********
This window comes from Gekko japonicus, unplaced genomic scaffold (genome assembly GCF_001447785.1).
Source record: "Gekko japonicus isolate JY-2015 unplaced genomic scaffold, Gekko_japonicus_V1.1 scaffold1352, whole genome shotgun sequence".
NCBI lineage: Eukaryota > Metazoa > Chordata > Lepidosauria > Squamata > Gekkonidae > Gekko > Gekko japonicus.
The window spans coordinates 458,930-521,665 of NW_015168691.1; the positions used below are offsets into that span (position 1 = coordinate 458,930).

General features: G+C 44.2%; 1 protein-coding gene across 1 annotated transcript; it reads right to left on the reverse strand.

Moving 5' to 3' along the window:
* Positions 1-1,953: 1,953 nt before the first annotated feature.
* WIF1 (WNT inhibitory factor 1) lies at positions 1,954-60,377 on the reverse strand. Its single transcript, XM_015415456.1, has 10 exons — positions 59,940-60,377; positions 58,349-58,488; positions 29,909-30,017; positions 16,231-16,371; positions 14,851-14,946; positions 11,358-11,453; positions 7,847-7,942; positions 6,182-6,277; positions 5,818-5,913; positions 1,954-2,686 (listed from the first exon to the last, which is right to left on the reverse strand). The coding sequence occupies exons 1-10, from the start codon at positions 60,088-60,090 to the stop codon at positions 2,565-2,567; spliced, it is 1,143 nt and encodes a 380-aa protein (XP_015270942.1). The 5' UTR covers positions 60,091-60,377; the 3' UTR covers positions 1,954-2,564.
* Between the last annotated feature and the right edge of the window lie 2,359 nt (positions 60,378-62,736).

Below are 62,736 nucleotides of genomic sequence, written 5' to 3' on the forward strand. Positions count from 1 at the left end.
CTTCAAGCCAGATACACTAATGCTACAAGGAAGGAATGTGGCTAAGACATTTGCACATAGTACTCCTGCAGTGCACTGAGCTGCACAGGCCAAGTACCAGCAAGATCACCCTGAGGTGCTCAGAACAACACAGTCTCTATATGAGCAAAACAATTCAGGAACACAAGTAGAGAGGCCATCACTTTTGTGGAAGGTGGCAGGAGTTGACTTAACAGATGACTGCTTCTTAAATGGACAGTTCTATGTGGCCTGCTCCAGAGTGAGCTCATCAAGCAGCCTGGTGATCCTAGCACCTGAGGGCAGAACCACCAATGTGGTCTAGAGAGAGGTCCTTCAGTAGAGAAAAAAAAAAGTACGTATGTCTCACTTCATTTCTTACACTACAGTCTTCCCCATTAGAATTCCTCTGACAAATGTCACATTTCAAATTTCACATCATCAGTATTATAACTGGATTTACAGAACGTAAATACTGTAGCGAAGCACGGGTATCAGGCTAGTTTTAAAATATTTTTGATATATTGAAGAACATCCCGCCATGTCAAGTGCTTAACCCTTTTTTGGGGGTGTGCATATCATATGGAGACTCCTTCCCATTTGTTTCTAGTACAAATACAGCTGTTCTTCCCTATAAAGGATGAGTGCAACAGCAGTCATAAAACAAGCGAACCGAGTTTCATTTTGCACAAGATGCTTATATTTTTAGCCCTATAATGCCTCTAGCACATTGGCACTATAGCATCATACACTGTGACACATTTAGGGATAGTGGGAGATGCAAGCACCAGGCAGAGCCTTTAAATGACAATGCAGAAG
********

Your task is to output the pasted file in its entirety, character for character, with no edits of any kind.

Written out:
This window comes from Gekko japonicus, unplaced genomic scaffold (genome assembly GCF_001447785.1).
Source record: "Gekko japonicus isolate JY-2015 unplaced genomic scaffold, Gekko_japonicus_V1.1 scaffold1352, whole genome shotgun sequence".
NCBI lineage: Eukaryota > Metazoa > Chordata > Lepidosauria > Squamata > Gekkonidae > Gekko > Gekko japonicus.
The window spans coordinates 458,930-521,665 of NW_015168691.1; the positions used below are offsets into that span (position 1 = coordinate 458,930).

General features: G+C 44.2%; 1 protein-coding gene across 1 annotated transcript; it reads right to left on the reverse strand.

Moving 5' to 3' along the window:
* Positions 1-1,953: 1,953 nt before the first annotated feature.
* WIF1 (WNT inhibitory factor 1) lies at positions 1,954-60,377 on the reverse strand. Its single transcript, XM_015415456.1, has 10 exons — positions 59,940-60,377; positions 58,349-58,488; positions 29,909-30,017; positions 16,231-16,371; positions 14,851-14,946; positions 11,358-11,453; positions 7,847-7,942; positions 6,182-6,277; positions 5,818-5,913; positions 1,954-2,686 (listed from the first exon to the last, which is right to left on the reverse strand). The coding sequence occupies exons 1-10, from the start codon at positions 60,088-60,090 to the stop codon at positions 2,565-2,567; spliced, it is 1,143 nt and encodes a 380-aa protein (XP_015270942.1). The 5' UTR covers positions 60,091-60,377; the 3' UTR covers positions 1,954-2,564.
* Between the last annotated feature and the right edge of the window lie 2,359 nt (positions 60,378-62,736).

Below are 62,736 nucleotides of genomic sequence, written 5' to 3' on the forward strand. Positions count from 1 at the left end.
CTTCAAGCCAGATACACTAATGCTACAAGGAAGGAATGTGGCTAAGACATTTGCACATAGTACTCCTGCAGTGCACTGAGCTGCACAGGCCAAGTACCAGCAAGATCACCCTGAGGTGCTCAGAACAACACAGTCTCTATATGAGCAAAACAATTCAGGAACACAAGTAGAGAGGCCATCACTTTTGTGGAAGGTGGCAGGAGTTGACTTAACAGATGACTGCTTCTTAAATGGACAGTTCTATGTGGCCTGCTCCAGAGTGAGCTCATCAAGCAGCCTGGTGATCCTAGCACCTGAGGGCAGAACCACCAATGTGGTCTAGAGAGAGGTCCTTCAGTAGAGAAAAAAAAAAGTACGTATGTCTCACTTCATTTCTTACACTACAGTCTTCCCCATTAGAATTCCTCTGACAAATGTCACATTTCAAATTTCACATCATCAGTATTATAACTGGATTTACAGAACGTAAATACTGTAGCGAAGCACGGGTATCAGGCTAGTTTTAAAATATTTTTGATATATTGAAGAACATCCCGCCATGTCAAGTGCTTAACCCTTTTTTGGGGGTGTGCATATCATATGGAGACTCCTTCCCATTTGTTTCTAGTACAAATACAGCTGTTCTTCCCTATAAAGGATGAGTGCAACAGCAGTCATAAAACAAGCGAACCGAGTTTCATTTTGCACAAGATGCTTATATTTTTAGCCCTATAATGCCTCTAGCACATTGGCACTATAGCATCATACACTGTGACACATTTAGGGATAGTGGGAGATGCAAGCACCAGGCAGAGCCTTTAAATGACAATGCAGAAG